But the way you get a feel for what the 2% is, and the kind of problems that can arise will only come from do lots and lots of work with the 98% that's easy as anything. That 98% is what makes Access great.

And there's a whole bunch of other stuff you can get on creaiglist, but a pro developer won't be it!
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DatabaseMX (Joe Anderson - Microsoft MVP, Access and Data Platform)Commented:
Well, 1K-2K is a super bargain for any Access database!

mx
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Andrew_WebsterCommented:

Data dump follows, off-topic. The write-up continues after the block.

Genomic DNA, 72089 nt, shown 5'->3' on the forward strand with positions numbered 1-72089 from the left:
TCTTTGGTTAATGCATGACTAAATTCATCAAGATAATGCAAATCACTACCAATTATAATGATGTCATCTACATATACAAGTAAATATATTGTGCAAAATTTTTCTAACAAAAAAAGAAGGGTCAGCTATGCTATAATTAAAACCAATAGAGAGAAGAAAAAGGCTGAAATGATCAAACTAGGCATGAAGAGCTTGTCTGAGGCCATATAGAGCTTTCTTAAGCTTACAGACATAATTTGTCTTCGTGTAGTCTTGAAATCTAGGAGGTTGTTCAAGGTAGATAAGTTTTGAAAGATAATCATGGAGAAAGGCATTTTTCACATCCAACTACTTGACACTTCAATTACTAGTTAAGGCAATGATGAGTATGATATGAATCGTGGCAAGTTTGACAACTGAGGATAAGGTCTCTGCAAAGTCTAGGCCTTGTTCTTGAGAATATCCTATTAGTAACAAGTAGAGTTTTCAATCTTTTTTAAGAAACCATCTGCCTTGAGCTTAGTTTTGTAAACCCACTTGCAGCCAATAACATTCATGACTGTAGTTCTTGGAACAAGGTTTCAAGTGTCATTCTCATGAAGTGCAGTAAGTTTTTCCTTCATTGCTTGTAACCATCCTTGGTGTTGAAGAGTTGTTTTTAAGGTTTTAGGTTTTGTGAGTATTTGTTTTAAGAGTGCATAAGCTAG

LOL!  It's true.  $1-2K seems like a lot when compared to our weekly pay, but when you look at the cost of running any kind of serious business, it's what you pay for printer ink for a year.  I'd say the average length of time I've spend working on a pro application is around three months, and I personally want a little more that a couple of grand for that!
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DatabaseMX (Joe Anderson - Microsoft MVP, Access and Data Platform)Commented:
I should clarify what I said ... in that 'for any Access database done by a PRO developer that really knows what they are doing and has the experience level to pull of a successful application!"

mx
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Andrew_WebsterCommented:
LOL!

Sorry for hijacking your question, cansevin, for an old-lags b*tching session!

Go ahead, go for it, and keep coming back here for help if you need it.